The weekly unemployment claims data was released at the same time as the Gross Domestic Product Report for the "final" Fourth Quarter Read on growth. The weekly report was one of the most anticipated numbers of the week until we dropped to seventeen year lows. The report records the non-seasonally adjusted (NSA) first-time Unemployment (FTU) claims number and the NSA Continuing Claims (CC) Number. The seasonally adjusted (SA) version of the FTU number is the "headline" number. Last week the seasonal factors used to convert the NSA data to the SA data were revised from the first week of January 2012 through the rest of this year. There wasn't an historic Under 300,000 SA FTU claims streak before the revisions, there isn't one after the revisions.
This week the Seasonally Adjusted First time Claims Number dropped even after the non-seasonally adjusted data rose. Ho Hum.Last week's data was revised to 224,969 NSA FTU and 261,000 SA FTU. If we used the originally published seasonal factors then the SA FTU would have been reported at 255,000. I guess we are in the "A Few Good Men" economy - We can't handle the Truth.
The Continuing Claim Number ticked up, seasonally adjusted and non-seasonally adjusted. First-time numbers create the continuing claims number. The continuing claims number was reported at 2.025 million for March 4, 1.987 million for March 11, and 2.052 million for March 18. These numbers could have been reported at 2.060 million, 2.030 million, and 2.048 million, respectively, using the previously released seasonal factors.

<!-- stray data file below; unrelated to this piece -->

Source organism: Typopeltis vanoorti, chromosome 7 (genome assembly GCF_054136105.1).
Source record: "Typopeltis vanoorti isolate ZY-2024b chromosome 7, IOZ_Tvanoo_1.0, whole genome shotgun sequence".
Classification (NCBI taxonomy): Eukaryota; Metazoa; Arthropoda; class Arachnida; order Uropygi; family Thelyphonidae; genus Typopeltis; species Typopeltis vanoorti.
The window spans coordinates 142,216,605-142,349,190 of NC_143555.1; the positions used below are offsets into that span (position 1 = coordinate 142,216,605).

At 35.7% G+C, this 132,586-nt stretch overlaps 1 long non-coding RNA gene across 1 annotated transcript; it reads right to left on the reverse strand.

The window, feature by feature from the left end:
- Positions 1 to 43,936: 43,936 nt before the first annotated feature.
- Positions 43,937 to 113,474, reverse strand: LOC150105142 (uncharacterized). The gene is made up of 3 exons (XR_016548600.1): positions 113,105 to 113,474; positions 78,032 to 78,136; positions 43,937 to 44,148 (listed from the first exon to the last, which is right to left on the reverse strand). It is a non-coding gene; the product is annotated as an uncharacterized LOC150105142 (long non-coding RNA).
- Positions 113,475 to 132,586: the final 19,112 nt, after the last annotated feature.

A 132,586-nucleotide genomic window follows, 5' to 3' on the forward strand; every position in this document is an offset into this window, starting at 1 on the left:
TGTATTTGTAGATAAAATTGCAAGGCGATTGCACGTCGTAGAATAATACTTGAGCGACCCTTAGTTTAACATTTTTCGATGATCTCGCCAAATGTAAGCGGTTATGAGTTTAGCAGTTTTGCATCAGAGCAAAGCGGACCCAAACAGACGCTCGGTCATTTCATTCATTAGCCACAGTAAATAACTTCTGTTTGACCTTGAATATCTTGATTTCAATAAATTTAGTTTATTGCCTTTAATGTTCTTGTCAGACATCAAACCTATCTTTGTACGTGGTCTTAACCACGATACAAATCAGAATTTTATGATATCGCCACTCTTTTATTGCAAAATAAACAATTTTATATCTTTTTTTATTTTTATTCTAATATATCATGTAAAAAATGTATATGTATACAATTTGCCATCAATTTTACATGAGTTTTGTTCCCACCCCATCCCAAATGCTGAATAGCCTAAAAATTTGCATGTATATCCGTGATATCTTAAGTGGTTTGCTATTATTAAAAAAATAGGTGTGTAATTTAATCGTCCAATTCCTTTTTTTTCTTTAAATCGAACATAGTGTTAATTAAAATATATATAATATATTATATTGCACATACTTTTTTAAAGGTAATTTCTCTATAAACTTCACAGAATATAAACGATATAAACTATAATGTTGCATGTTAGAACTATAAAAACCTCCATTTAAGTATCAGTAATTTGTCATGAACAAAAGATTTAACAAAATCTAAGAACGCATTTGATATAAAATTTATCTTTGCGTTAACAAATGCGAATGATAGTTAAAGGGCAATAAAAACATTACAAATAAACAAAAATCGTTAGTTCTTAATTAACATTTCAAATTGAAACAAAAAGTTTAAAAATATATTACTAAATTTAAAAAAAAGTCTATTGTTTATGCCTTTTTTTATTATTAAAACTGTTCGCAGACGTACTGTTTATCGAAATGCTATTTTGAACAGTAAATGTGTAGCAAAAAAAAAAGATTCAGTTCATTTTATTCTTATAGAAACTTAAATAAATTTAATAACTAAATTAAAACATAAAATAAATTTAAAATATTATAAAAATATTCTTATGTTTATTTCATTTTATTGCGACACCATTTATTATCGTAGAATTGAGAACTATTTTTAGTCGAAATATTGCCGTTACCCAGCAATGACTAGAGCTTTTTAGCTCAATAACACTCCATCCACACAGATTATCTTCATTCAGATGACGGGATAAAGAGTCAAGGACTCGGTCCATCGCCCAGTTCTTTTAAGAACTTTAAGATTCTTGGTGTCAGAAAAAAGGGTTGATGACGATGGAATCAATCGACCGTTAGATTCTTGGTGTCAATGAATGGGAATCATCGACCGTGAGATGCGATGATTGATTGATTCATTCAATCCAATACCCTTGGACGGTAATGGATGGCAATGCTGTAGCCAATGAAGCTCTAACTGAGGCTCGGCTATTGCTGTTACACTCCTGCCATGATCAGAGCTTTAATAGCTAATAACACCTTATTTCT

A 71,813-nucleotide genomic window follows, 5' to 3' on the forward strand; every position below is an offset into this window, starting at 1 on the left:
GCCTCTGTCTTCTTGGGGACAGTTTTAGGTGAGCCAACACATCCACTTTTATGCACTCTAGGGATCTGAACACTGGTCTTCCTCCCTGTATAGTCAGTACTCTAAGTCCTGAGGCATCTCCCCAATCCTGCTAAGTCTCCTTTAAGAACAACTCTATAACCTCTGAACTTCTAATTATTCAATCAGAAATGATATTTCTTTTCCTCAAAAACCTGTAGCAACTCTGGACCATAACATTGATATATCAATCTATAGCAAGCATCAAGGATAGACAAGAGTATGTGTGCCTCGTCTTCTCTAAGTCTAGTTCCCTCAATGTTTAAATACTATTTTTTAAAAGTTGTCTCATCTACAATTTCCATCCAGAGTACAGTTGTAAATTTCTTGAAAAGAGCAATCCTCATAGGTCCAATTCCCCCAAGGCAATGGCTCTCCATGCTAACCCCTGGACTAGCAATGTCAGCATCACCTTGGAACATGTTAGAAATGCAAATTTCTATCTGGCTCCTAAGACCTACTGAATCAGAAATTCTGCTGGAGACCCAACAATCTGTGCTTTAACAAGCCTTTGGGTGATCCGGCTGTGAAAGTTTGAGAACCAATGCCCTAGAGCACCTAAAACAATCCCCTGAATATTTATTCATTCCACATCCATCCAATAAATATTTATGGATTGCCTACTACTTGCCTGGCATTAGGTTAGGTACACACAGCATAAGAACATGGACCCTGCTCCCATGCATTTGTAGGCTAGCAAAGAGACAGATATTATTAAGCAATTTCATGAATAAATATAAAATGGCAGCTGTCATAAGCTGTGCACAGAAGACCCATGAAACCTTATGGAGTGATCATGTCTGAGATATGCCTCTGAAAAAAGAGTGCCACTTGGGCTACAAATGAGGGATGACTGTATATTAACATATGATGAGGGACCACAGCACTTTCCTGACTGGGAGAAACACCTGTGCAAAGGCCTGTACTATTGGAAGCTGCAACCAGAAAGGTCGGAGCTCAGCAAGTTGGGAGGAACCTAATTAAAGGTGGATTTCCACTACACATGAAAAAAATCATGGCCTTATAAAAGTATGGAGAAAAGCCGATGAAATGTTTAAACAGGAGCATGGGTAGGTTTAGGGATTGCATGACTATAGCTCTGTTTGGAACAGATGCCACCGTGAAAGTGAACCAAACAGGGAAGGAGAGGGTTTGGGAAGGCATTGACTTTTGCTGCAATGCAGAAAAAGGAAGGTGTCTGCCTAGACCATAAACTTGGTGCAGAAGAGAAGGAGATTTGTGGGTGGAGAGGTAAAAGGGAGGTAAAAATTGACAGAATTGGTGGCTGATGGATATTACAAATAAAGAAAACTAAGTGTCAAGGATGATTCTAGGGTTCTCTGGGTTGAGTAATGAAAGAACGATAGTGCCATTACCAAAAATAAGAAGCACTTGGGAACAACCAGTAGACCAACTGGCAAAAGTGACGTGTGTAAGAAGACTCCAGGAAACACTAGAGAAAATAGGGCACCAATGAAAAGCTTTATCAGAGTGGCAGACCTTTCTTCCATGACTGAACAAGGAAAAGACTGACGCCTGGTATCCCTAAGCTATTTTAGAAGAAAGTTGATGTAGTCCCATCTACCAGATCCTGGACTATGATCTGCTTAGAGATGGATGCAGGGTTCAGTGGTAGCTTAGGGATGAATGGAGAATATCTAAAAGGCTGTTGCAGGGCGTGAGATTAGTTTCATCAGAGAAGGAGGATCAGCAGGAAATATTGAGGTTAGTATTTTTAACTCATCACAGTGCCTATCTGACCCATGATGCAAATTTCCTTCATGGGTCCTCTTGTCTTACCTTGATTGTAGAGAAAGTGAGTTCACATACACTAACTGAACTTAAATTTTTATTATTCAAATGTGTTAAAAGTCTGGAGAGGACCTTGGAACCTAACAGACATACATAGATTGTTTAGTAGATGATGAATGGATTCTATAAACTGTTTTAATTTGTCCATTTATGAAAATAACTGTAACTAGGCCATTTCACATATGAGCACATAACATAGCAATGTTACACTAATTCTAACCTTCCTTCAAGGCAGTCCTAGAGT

The unemployment claims report is not moving markets because people who follow this report, and this column, know that the unemployment claims level is being skewed low by an elevated level of part-time jobs and an elevated level of people working two jobs. When a person loses a part-time job, they do not receive unemployment benefits. When a person loses one of his or her jobs they still have a job so they are not unemployed, just lesser employed. There is no "lesser employed" insurance. One last thought: We are not funding the unemployment benefits account as fast as we have during prior years.
Next Friday we will receive the March Jobs Report. This column has projected a "Mad" March Jobs Report. We should see unemployment drop, full-time employment surge, participation increase, and possibly even add part-time jobs. We should see worker expansion, too.What is going to happen to the multiple Jobholder section of the economy? It depends upon whether or not people are going to hire season full-time employees, seasonal part-time employees, or permanent employees.
It's the economy.
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